• Speaking of the mornings, I'm not sure many times I've already complained mentioned it here on the blog, but mornings here ARE HARD. Peter sets the alarm each morning for 5:40am and when it goes off, he gets up to start getting ready. When he gets out of the bathroom, he comes and gives me a shake before heading to the kitchen to get breakfast ready for the boys. I drag myself moaning out of bed and then set to the task of waking Simon and Liam. Simon usually takes a minute to wake up, but he's little enough that I can drag him onto my lap and rub his back as he struggles to open his eyes. Generally the first thing out of his mouth is, "Is it a school day?" and when I respond that it is he jumps/falls off my lap and staggers to the bathroom and then to the table. Liam, on the other hand, is far more difficult to rouse. It's not that he won't wake up, he just doesn't want to get up. Remember it's still before 6am at this point, so I DON'T BLAME HIM. There are always complaints and sometimes tears. I try to be gentle and encouraging and understanding (and generally succeed), but it gets pretty exasperating because I'M EXHAUSTED TOO. After quite literally dragging him out of bed, he too goes to eat. But who wants to eat anything at dawn when you've only been awake for two minutes?? It's always a struggle to get them to eat anything in the mornings. Once we've given up the breakfast battle, they leave their half-eaten meal on the table and we begin the frantic where's-your-uniform-yes-you-do-have-to-change-your-socks-and-underwear-do-you-need-your-library-books-today-grab-your-bag-did-you-check-the-menu-for-Simon*-have-the-snacks-been-packed-why-don't-you-take-off-both-shoes-by-the-front-door-can't-you-take-off-your-coat-without-turning-both-sleeves-inside-out marathon of trying to get ready before we have to take them down to the meet the bus at 6:20am. That's right. Usually less than half an hour for waking to boarding the bus. Most mornings -after they've been kissed and waved off- I climb back into bed shortly after 6:30am hoping to be able to rest a bit more before Peter leaves for work. I'm such an optimist.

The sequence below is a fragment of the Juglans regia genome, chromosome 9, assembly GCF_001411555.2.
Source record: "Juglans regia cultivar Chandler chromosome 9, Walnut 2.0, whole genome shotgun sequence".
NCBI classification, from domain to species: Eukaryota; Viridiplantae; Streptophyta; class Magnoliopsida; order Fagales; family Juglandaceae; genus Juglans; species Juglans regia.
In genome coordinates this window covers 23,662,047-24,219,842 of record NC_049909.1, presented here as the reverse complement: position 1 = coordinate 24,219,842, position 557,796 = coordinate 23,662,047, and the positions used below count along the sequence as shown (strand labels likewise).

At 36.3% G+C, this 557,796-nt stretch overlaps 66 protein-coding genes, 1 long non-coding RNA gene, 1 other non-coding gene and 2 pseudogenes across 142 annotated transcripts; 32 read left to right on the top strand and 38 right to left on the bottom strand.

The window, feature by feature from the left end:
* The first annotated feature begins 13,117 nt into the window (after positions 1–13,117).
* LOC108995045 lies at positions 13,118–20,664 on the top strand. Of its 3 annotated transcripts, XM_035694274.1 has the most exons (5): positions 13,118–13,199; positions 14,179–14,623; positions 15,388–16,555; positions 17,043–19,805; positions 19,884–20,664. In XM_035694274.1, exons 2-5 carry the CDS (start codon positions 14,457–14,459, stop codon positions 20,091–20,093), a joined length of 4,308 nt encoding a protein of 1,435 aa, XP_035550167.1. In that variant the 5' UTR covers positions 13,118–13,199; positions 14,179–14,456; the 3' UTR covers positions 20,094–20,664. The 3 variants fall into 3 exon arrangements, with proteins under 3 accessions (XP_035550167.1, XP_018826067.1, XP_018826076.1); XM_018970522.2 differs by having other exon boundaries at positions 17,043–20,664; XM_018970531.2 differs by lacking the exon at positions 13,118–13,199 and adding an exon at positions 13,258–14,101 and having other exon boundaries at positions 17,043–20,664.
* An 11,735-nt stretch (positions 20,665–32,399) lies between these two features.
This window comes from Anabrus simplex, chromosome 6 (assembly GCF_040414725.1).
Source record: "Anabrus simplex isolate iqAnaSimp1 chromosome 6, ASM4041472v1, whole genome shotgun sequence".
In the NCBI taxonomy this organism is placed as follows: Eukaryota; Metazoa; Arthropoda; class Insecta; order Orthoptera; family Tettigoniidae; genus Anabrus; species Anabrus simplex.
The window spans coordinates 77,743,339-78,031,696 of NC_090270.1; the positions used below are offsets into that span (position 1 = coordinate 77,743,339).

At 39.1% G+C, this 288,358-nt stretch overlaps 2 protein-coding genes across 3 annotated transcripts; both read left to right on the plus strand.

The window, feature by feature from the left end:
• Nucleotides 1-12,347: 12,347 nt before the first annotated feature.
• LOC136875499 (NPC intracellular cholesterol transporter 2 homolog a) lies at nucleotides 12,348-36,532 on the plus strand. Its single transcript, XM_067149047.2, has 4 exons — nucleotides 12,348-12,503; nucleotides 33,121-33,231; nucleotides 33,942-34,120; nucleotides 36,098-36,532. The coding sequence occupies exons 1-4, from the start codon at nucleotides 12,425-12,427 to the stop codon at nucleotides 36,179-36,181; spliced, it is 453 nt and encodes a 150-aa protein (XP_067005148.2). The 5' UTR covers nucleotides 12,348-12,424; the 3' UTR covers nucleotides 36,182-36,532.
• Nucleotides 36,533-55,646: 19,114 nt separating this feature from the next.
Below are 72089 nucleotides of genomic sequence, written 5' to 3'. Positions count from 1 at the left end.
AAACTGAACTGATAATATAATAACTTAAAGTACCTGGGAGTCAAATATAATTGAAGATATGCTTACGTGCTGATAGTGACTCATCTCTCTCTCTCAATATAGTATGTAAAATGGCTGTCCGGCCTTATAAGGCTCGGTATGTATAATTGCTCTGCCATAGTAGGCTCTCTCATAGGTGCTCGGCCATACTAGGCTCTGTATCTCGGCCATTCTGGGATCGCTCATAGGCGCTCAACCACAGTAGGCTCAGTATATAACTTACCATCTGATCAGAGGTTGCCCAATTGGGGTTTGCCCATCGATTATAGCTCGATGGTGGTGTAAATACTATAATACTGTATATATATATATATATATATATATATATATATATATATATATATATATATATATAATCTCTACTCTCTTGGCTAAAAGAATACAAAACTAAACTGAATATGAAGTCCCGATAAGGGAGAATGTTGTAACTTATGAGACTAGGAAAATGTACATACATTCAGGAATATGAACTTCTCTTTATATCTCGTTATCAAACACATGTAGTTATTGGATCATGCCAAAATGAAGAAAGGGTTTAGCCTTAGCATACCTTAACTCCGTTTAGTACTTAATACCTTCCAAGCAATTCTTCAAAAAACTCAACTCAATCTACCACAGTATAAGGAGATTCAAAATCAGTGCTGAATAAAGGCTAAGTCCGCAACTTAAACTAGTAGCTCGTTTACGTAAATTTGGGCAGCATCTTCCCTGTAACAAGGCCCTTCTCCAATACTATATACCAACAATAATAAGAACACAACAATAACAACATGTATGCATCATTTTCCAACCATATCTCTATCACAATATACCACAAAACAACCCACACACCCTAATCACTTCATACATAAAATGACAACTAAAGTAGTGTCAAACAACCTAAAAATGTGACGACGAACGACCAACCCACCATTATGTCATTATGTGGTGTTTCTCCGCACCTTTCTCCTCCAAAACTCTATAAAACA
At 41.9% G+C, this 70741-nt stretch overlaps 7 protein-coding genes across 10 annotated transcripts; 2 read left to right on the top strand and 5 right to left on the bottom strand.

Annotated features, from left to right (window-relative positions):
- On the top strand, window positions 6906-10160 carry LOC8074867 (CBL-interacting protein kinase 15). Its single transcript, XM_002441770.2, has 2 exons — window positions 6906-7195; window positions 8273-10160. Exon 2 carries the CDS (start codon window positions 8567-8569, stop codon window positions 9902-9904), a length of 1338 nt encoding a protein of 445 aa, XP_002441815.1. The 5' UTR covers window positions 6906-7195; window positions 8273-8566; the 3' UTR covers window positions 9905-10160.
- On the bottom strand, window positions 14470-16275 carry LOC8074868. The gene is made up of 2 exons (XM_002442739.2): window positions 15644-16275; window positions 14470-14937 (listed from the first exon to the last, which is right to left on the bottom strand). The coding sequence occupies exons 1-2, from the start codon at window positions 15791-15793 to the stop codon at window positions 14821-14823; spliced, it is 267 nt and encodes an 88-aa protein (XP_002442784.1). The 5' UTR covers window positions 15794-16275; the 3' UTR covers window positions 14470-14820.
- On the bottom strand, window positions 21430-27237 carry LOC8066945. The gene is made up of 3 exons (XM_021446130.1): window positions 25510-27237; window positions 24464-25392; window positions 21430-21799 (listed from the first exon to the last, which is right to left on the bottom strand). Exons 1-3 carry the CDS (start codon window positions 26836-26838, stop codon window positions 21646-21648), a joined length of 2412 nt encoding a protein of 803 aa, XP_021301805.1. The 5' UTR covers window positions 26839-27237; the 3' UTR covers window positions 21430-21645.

• While Simon still struggles with some of his phonemes -mostly blends with the letter 's' like 'sl' 'sp' and then the letters 'f' and 'v'- he has a pretty impressive vocabulary. However, he does struggle a bit with conjugating the past tense of verbs. It so cute though that I often let it slide. I know he'll figure it out on his own just by hearing correct speech... he's only four after all. But to give a few examples, he will generally just add 'ded' onto the end of any verb, even if he's already unconsciously conjugated it to past tense. So "I saw-ded..." or "Liam take-ded..." or "We go-ded..." or "I poured-ed...". However my personal favourite of all his mis-speaks is when he's trying to say the word "won't"... he says "willn't". For example: me- "You have to have a nap today or you'll be way too tired and won't be able to have fun tonight." Simon- "No, I willn't!" Am I wrong to not always correct him? It's not that we always ignore it. We do practice proper speech patterns at home, but some of what he says is just so funny!